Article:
Investor’s Ritzy Habits Are Food for Thought for Insider Jury
(Bloomberg) -- Donald Blakstad, a San Diego investor facing federal insider-trading and investment-fraud charges, could learn his fate as soon as Monday in Manhattan, where a jury is deliberating the case.
Jurors will have to consider the government’s argument that Blakstad’s greed drove him to rip off investors and trade securities using inside information, and his defense that prosecutors highlighted his penchant for fancy cars and ritzy restaurants to make him look bad.
“They did that to make him hateful and ugly in your sight,” Blakstad’s laywer Eugene Iredale told the jury at the start of his closing argument Friday.
Blakstad is charged with five counts related to insider trading, and two counts tied to investment fraud. The government says he and his associates brought in about $6 million from the insider trading. Blakstad faces a maximum sentence of 20 years in prison if convicted of fraud, although actual sentences are generally lower.
During the trial, which lasted more than two weeks, the jury heard from a former employee at Illumina Inc. who said she tipped off Blakstad to information in company statements before their public release. Martha Patricia Bustos also told the jury about posh dinner parties Blakstad hosted at San Diego restaurants and a trip to Manhattan. Former NFL star Corey Liuget testified Blakstad sold him on a $150,000 investment over dinner at a swank steakhouse, and he hasn’t seen a penny of it since.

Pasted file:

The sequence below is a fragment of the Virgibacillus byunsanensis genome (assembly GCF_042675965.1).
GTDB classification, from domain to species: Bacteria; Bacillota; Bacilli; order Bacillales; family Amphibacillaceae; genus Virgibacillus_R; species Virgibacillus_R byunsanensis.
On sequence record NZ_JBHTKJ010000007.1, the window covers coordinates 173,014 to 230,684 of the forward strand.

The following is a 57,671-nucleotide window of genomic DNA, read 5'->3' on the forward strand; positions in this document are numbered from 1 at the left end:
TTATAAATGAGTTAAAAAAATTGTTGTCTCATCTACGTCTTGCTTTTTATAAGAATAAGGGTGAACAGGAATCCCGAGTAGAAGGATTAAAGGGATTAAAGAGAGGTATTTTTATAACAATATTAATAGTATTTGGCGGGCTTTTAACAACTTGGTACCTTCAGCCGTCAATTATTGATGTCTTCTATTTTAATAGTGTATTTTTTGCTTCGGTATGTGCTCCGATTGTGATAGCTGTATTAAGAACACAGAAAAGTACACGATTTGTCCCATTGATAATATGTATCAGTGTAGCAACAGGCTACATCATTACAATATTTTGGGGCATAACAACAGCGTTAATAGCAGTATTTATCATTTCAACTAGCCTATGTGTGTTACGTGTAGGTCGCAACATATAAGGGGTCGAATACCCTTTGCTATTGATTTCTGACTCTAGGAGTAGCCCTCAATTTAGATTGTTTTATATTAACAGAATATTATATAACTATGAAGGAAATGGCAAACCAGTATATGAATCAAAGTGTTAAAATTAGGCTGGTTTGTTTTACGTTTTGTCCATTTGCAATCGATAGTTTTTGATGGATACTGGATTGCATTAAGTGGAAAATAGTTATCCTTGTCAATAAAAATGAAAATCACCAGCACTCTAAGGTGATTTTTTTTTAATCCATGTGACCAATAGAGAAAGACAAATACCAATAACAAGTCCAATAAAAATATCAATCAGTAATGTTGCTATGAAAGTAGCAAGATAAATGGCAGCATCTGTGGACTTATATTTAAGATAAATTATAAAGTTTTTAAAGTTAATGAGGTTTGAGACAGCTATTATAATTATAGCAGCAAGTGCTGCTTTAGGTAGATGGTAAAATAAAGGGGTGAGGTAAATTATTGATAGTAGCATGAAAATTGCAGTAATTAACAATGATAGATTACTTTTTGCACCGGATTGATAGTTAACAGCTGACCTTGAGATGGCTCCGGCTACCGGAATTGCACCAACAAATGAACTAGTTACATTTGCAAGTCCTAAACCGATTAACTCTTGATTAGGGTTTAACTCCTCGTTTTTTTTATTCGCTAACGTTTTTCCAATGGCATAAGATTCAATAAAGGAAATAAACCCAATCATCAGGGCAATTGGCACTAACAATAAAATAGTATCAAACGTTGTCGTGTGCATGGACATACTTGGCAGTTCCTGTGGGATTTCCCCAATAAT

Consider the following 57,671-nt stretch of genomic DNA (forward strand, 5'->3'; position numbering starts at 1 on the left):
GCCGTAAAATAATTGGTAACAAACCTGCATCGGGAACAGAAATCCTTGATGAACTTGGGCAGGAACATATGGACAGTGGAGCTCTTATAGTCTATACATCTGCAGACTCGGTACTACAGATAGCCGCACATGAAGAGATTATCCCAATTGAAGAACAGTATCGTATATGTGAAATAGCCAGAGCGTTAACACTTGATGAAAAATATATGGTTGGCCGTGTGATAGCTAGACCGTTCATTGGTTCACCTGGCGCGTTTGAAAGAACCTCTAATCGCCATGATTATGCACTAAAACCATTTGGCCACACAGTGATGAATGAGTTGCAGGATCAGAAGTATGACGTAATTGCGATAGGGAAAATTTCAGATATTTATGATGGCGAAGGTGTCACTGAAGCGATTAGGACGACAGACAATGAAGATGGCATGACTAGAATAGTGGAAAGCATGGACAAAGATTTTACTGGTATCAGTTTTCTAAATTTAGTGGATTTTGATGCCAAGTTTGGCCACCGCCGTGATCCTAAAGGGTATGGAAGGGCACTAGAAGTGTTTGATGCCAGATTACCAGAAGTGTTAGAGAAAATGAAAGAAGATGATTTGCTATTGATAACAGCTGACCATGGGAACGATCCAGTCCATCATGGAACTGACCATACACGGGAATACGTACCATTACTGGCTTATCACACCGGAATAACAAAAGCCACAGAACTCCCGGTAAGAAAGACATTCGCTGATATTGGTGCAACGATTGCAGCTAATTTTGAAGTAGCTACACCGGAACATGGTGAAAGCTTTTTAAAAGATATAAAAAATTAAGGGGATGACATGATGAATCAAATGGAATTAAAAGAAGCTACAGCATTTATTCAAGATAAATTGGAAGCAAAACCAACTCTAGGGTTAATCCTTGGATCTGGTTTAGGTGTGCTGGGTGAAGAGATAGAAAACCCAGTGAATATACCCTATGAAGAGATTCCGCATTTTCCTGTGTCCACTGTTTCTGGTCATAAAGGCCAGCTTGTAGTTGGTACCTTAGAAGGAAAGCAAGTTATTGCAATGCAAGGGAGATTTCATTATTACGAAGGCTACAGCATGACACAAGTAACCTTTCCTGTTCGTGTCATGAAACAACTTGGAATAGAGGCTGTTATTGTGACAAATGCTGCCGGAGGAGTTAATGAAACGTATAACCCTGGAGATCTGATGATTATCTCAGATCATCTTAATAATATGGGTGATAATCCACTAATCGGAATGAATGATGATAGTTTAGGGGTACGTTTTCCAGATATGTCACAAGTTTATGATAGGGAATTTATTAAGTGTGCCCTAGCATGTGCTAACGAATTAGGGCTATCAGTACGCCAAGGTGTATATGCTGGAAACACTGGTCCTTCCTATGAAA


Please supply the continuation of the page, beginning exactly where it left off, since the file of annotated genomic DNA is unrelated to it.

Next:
The jury also heard more than five hours of testimony from Blakstad himself, who said he didn’t trade on the inside information.
It also heard from a government witness who is set to bill the prosecution about $300,000 for a 122-slide analysis that traced money flows from investors, through different accounts, and eventually to expenditures, using a method Blakstad’s lawyer disputed.
“You cannot buy the truth,” Iredale told the jury Friday.
The defense against the investment fraud charges is simple, the attorney said -- Blakstad never told lies of material nature and did not steal money from his investors. The funds, he said, went toward a plan that would have given investors returns of several multiples of what they put in. His investors never filed formal complaints before they were approached by the government, Iredale said.
Using the Midcontinental Petroleum account for both personal and business expenses doesn’t make him guilty of investment fraud, Iredale said Monday, as he wrapped up his summation.
“Sloppy bookkeeping is not fraud,” Iredale said. “There was absolute good faith on Mr. Blakstad’s part.”
Assistant U.S. Attorney Jared Lenow offered the government’s summations Friday, saying the underlying theme that connected the two buckets of allegations was “the defendant’s greed.” His Illumina trades, which were based on inside information, brought in millions of dollars, according to the prosecutor.
“What are the odds of that happening by pure luck?” Lenow asked.
Blakstad talked about the trading as betting, Lenow said. But without advance knowledge that an Oct. 10, 2016, earnings release was coming, “he wouldn’t have even known there was something to bet on,” the prosecutor said. Lenow compared it to betting on a Yankees game before the schedule was released.
Blakstad had testified he bought put options because he figured a rumored purchase of Illumina was going to fall through, a defense Lenow dismissed as “total baloney.”
Those rumors were circulating in August and there had been multiple articles saying the acquisition was unlikely, with the doubt factored into the share price, the prosecutor said.
“This is a ginned up excuse made for this trial -- it’s a lie,” Lenow told the jury.
The case is U.S. v. Blakstad, 19-cr-00486, U.S. District Court, Southern District of New York (Manhattan).
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